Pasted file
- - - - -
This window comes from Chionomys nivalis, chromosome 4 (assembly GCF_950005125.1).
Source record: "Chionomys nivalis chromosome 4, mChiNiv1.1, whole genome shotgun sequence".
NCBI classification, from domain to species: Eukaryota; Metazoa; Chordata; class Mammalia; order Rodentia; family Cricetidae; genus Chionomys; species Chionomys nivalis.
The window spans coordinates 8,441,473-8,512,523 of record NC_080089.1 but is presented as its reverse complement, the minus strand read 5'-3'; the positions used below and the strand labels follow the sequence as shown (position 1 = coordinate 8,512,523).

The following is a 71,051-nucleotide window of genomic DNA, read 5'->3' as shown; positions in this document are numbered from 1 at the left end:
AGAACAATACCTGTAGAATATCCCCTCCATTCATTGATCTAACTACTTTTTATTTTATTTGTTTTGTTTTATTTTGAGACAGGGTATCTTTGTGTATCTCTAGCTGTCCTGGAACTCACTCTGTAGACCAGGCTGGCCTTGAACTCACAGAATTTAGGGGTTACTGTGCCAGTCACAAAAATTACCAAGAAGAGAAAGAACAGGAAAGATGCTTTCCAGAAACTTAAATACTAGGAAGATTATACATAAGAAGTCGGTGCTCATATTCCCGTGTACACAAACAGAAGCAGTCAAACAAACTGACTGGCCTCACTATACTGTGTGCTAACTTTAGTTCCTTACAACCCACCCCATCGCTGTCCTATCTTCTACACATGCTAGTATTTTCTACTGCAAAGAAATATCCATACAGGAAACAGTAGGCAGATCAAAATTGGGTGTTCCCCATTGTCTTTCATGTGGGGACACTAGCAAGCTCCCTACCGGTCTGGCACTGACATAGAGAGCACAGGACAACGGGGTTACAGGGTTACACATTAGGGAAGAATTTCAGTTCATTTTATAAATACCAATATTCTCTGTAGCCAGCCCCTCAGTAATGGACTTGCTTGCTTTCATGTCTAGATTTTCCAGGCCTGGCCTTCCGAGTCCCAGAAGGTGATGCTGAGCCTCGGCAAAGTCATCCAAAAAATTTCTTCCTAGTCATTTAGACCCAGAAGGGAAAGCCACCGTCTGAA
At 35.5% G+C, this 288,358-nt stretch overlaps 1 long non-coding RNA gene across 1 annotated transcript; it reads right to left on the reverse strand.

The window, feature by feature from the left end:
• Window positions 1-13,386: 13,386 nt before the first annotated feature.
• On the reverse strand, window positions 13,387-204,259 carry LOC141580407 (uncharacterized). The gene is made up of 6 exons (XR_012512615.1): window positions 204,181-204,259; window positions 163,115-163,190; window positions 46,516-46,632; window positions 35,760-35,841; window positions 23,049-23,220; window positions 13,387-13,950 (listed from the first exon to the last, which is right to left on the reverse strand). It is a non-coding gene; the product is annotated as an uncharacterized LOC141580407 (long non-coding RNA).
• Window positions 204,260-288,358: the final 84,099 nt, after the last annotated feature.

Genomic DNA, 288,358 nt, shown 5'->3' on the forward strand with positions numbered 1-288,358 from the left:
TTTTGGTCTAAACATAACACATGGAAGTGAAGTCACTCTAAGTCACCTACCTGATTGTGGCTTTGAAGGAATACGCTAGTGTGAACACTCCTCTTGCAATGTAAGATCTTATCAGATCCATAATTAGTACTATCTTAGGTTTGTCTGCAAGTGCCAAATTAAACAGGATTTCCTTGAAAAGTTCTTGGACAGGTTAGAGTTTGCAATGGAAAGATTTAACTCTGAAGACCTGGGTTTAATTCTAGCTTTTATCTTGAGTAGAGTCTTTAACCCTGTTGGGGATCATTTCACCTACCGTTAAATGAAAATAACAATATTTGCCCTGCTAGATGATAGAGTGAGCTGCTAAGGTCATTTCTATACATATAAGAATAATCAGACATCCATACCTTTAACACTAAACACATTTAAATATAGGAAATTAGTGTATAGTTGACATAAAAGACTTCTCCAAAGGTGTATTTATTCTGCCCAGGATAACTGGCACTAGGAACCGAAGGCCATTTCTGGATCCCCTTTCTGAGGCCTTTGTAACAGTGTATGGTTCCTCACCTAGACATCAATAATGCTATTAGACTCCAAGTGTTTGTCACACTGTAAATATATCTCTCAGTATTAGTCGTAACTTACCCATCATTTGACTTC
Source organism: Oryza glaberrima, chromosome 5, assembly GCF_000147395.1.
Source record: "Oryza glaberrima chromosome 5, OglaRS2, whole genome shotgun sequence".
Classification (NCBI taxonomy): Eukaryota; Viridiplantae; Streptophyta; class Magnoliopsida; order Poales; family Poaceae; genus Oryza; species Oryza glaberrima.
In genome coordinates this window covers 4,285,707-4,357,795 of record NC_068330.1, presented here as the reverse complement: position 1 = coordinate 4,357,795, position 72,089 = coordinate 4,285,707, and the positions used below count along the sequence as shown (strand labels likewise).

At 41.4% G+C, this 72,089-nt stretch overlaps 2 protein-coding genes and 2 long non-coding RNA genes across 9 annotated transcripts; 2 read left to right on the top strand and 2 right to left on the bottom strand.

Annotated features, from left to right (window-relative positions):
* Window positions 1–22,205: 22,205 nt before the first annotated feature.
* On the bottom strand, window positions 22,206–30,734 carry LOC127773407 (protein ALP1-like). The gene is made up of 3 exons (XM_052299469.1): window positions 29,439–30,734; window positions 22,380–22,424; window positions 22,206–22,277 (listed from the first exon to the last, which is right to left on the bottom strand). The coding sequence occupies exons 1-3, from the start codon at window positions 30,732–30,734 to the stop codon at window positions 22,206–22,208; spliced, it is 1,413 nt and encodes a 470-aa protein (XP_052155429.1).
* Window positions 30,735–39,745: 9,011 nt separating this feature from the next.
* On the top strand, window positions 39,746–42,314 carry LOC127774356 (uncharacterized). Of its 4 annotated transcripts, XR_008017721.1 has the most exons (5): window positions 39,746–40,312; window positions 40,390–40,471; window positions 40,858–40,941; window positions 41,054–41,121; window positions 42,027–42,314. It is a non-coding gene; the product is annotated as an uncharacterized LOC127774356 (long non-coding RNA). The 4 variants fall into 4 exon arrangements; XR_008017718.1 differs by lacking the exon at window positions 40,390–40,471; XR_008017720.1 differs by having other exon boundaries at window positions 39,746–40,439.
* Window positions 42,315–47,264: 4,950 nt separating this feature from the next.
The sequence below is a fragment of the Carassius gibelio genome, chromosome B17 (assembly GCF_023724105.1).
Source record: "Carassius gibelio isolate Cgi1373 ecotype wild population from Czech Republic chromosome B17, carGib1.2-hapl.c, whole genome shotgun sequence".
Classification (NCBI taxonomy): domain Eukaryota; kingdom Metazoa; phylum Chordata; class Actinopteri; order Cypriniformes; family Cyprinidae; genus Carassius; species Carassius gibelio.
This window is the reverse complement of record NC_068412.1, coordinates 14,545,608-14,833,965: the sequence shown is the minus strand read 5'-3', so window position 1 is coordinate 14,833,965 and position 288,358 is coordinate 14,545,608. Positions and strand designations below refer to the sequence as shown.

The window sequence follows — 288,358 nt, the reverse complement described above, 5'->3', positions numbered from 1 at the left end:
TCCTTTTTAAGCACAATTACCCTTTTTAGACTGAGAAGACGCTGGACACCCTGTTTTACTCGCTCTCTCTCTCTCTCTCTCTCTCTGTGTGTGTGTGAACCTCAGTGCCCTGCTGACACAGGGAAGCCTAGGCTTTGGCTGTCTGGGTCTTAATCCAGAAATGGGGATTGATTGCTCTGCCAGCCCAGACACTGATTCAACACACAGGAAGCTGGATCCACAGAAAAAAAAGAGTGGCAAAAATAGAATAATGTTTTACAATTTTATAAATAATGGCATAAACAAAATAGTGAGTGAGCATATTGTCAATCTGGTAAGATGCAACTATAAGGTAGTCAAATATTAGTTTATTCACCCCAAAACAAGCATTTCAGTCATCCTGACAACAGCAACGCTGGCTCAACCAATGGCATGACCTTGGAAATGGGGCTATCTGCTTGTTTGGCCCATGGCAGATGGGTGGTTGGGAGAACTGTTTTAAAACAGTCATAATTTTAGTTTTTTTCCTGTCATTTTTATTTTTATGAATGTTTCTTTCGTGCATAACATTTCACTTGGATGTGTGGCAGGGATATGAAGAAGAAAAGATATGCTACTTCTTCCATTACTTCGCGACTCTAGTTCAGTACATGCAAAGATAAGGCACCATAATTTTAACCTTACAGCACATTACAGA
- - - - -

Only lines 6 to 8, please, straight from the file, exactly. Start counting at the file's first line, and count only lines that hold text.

AGAACAATACCTGTAGAATATCCCCTCCATTCATTGATCTAACTACTTTTTATTTTATTTGTTTTGTTTTATTTTGAGACAGGGTATCTTTGTGTATCTCTAGCTGTCCTGGAACTCACTCTGTAGACCAGGCTGGCCTTGAACTCACAGAATTTAGGGGTTACTGTGCCAGTCACAAAAATTACCAAGAAGAGAAAGAACAGGAAAGATGCTTTCCAGAAACTTAAATACTAGGAAGATTATACATAAGAAGTCGGTGCTCATATTCCCGTGTACACAAACAGAAGCAGTCAAACAAACTGACTGGCCTCACTATACTGTGTGCTAACTTTAGTTCCTTACAACCCACCCCATCGCTGTCCTATCTTCTACACATGCTAGTATTTTCTACTGCAAAGAAATATCCATACAGGAAACAGTAGGCAGATCAAAATTGGGTGTTCCCCATTGTCTTTCATGTGGGGACACTAGCAAGCTCCCTACCGGTCTGGCACTGACATAGAGAGCACAGGACAACGGGGTTACAGGGTTACACATTAGGGAAGAATTTCAGTTCATTTTATAAATACCAATATTCTCTGTAGCCAGCCCCTCAGTAATGGACTTGCTTGCTTTCATGTCTAGATTTTCCAGGCCTGGCCTTCCGAGTCCCAGAAGGTGATGCTGAGCCTCGGCAAAGTCATCCAAAAAATTTCTTCCTAGTCATTTAGACCCAGAAGGGAAAGCCACCGTCTGAA
At 35.5% G+C, this 288,358-nt stretch overlaps 1 long non-coding RNA gene across 1 annotated transcript; it reads right to left on the reverse strand.

The window, feature by feature from the left end: